AT&T (NYSE:T) reported Q4 2012 earnings on January 24. The company’s operating revenues remained flat at $32.6 billion for the fourth quarter and at $127.4 billion for 2012. The wireless segment revenues grew by nearly 6% to $17.6 billion, largely due to a 15% increase in equipment revenues. The company had previously announced that it sold over 10 million smartphones during the fourth quarter and disclosed that 8.6 million of them were iPhones. However, only 16% of these were first time AT&T subscribers, and the company needs to improve its numbers this to halt Verizon’s (NYSE:VZ) aggressive growth.
Losing Out To Verizon In The Wireless Market
- Markets Don’t Seem Optimistic That AT&T Time Warner Deal Will Go Through
- Why AT&T Is Buying Time Warner
- Key Takeaways From AT&T’s Q3 Results
- Can AT&T Capitalize On The Growing Wireline Broadband Market?
- Could DirecTV Now Prove A Game Changer For AT&T?
- A Look At AT&T’s Pay TV Business A Year After The DirecTV Deal
AT&T announced net additions of 780,000 for postpaid customers in the fourth quarter. When compared to the 2.1 million that Verizon added in the same period (see Verizon’s Smartphone Growth Lifts Results Despite Weak Wireline), it is clear that AT&T is losing out to Verizon in new customer addition. In 2012, AT&T added 1.4 million postpaid subscribers while Verizon added a staggering 5 million new subscribers. At the end of 2012, Verizon had 92.5 million subscribers compared to 70.5 million for AT&T.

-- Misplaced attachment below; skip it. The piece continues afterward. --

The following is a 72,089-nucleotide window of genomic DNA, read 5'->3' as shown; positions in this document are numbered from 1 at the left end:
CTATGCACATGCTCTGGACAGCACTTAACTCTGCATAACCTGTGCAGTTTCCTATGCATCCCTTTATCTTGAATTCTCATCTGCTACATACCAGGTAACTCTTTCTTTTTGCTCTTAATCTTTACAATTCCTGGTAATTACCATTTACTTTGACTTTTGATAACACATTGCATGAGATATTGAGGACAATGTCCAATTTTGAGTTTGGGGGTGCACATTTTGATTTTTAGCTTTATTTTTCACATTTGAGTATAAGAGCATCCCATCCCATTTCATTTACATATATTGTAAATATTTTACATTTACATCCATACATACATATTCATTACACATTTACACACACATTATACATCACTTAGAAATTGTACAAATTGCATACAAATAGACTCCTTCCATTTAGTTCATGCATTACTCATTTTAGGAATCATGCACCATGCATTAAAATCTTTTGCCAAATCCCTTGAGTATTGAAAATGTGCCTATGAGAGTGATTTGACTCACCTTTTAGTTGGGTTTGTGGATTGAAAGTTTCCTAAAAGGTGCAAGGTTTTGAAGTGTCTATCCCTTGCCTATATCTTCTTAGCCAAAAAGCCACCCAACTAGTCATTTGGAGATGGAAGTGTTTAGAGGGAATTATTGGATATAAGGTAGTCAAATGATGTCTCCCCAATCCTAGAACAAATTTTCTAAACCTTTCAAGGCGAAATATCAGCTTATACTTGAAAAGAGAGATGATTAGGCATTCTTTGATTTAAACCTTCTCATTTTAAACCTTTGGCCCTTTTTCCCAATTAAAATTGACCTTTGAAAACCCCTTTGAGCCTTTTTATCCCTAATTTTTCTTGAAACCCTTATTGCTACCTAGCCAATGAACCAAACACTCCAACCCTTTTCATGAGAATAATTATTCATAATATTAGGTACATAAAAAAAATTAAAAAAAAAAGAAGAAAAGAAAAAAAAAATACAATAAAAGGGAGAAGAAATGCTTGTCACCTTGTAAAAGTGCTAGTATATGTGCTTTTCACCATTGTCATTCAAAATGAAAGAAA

The wireless segment operating margin declined by 1% to 14.5% in Q4 due to a 6% jump in operations and support expense to $13.3 billion. Higher smartphone subsidies caused a decline in margins and wireless CapEx increased by 19.4% to $3.4 billion in the fourth quarter
Postpaid wireless ARPU (Average Revenue Per User) declined to $64.98 in 4Q12, from$65.02 in 3Q12. This is good when compared to Verizon’s postpaid ARPU of $55.61.
Wireline Posts Strong Results
The wireline operating segment reported a slight revenue decline to $14,9 billion in 4Q12 from $15 billion in 4Q11. However, the data business grew by nearly 7% which was offset by a 9% decline in voice. Operations and support expense remained flat at $10.4 billion, and the segment operating income grew by nearly 2% to 1.8 billion, helped by a 4% decline in depreciation and amortization in the fourth quarter.
Robust growth of 3% in the consumer market segment is a positive sign for the company.The wireline voice experienced a 11% decline in users, ending the year at 34.8 million customers and video saw a 10% increase to 6.1 million. We are optimistic about the potential for U-verse as its customer base grew by 20%.
Management alluded to putting some effort into looking abroad for international growth opportunities as part of its plan to leverage its existing technological expertise and drive growth. However with competition in the U.S. heating up between AT&T and Verizon, coupled with a newly invigorated Sprint (NYSE:S) and DISH Network‘s (NASDAQ:DISH) potential entry into the wireless business, we believe that AT&T would be better served investing further in the United States, to defend market share, or return capital to its shareholders.
At the end of the day, we feel this earnings was a mixed bag for AT&T. On one hand we are pleased by the growth in the wireline business and specifically U-verse, but the lower operating margin in the wireless segment is a cause of concern. With landlines experiencing a painful decline, we were hoping for the wireless business to outperform to make up for the landline loss. Also higher smartphone sales is good for customer additions, but the inability of AT&T to keep pace Verizon’s customer additions in the postpaid segment is a serious headwind for the company.